Old 425E Coleman Stove won't work

Discussion in 'Fettling Forum' started by Big Alski, Sep 13, 2020.

  1. Big Alski United States

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    My stove is 40 years old. I last used it about 20 years ago. It won't pump. Yes, I opened the pump, everywhere from a quarter turn to all the way. I can barely push the lever in. I disassembled the handle, and all looks fine, although the leather O ring at the bottom is a bit worn. I put fresh fuel in the tank. I removed the thin brass tube that leads from the tank to the burners. Pulled the spring out and cleaned that. Needle looks fine, but it doesn't seem to move in an out when I open and close the handle on the fuel tank. When I take the tank out of the stove and turn it upside down, fuel drips out of the tube.
    Could that square rod that connects the fuel tank to the pump be stuck? If so, how do I unstick it. I grabbed it with a wrench and tried to pull on it, but it didn't budge.
    For a while there, I thought I was pressurizing the tank, but when I undo the filler cap, there's no "hiss."
    Suggestions?
    Al
     
  2. Metropolitantrout

    Metropolitantrout SotM Winner Subscriber

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    Hi Al and welcome,

    Addressing the no pressure issue:
    1) Take out the pump rod and soak the pump leather in motor oil for 12-24 hours. This often brings new life to the leather but without seeing it, it might need to be replaced.
    2) Replace the fuel cap seal with a Viton (fuel resistant) o-ring. You can find these a few places but eBay is probably easiest. A bad seal will result in no pressure.
    3) Try pumping and see if there's pressure in the tank. If not, you might have to inspect the check valve which requires a special tool.

    Once the stove has pressure any other issues will be easier to diagnose. Good luck! Jerry
     
  3. Duck

    Duck United States Subscriber

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    Sometimes the ball in the check valve gets stuck after sitting for a while. Remove the pump and unscrew the square shaft all the way and remove it. Spray WD40 or similar in to the pump tube. Wait a few minutes and very carefully taking care not to score the ball. Take a long think screw driver or better yet a wood skewer and gently see if you can push the ball down a little. Then reassemble your pump and see if that worked. Good luck.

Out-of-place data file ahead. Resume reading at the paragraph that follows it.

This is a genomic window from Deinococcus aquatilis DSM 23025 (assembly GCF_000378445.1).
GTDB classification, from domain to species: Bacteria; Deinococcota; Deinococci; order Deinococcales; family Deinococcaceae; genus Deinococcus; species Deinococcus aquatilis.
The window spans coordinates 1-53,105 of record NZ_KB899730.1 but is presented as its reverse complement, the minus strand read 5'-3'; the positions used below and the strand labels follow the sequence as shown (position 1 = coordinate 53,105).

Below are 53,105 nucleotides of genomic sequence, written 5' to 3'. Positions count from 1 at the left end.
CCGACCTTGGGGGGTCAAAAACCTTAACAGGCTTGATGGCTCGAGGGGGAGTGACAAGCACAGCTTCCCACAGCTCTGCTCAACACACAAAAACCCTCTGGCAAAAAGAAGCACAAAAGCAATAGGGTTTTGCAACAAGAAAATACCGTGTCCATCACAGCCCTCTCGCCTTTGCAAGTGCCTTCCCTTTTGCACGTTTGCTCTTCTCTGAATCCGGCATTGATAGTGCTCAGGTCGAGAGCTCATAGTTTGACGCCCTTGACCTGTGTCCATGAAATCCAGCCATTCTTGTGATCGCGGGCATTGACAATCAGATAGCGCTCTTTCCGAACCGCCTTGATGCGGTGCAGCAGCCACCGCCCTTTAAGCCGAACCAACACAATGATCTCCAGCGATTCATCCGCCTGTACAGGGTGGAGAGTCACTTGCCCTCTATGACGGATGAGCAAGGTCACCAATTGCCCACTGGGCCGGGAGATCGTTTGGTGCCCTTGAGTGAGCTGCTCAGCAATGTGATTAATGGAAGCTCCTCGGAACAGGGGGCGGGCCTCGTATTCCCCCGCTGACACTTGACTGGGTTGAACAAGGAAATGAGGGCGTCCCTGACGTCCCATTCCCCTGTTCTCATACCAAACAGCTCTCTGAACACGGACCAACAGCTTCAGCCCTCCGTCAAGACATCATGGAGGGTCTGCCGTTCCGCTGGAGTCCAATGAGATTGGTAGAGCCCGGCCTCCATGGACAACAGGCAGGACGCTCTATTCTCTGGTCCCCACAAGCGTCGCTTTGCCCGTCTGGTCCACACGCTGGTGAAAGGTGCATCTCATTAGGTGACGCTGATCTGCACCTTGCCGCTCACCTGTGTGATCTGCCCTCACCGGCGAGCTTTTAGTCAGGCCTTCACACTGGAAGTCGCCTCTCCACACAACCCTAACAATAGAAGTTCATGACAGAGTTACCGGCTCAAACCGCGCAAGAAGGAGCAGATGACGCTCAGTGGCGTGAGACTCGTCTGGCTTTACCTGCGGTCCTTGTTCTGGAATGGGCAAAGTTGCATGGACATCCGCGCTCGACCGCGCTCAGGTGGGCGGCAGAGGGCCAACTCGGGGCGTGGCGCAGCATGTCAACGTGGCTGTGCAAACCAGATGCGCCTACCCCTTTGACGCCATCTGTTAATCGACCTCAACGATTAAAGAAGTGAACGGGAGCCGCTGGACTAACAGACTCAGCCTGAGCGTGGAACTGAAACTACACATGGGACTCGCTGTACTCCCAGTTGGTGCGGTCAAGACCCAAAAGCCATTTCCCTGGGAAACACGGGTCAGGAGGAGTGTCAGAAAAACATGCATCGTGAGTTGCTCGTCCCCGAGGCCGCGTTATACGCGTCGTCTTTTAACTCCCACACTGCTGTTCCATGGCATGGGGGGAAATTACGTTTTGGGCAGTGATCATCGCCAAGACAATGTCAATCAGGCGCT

Coleman check valve cutaway
     
    Last edited: Sep 14, 2020
  4. snwcmpr

    snwcmpr Subscriber

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    Coleman collectors suggest lacquer thinner to break down the 'lacquer' created from evaporated white gas. Try that in the pump tube after you removed the pump.

    To test the fuel flow of the tank.
    Remove the tank and generator assembly from the stove case.
    IN A SAFE PLACE:
    Pump the tank.
    Turn the 'lever' UP.
    Open the valve.
    A spray should come out of the end of the generator.
    Turn the 'lever' DOWN.
    A steady stream should spray from the end of the generator.
    Close the valve.
     
  5. Majicwrench

    Majicwrench Subscriber

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    I just went through this last night on an old Coleman lamp. Pulled the check valve to free it up after some soaking failed to help.

    Stick something down there and give ball a poke. Pulling valve is not often easy.
     
  6. jrs08

    jrs08 Subscriber

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    As snwcmpr suggests, I would first try putting some laquer thinner in the pump hole (after pump is removed) and let it set over night or for a day or two. Usually this will free a stuck check valve. I did this to a peak one lantern last week that I hadn't used for a few years and it worked like a charm. It's an easy place to start and often is the fix for stoves and lanterns that have set around for awhile. Good luck on your fettle. jrs08
     
  7. hikerduane

    hikerduane Subscriber

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    Glad you guys understand all the lingo. I got the pump shaft part and air stem. I think OP thinks the start lever moves the pricker rod. ?
    Duane
     
  8. snwcmpr

    snwcmpr Subscriber

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    Could be, that does happen in some lanterns.
     
  9. snwcmpr

    snwcmpr Subscriber

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    The needle will go back into the jet when the valve is turned off.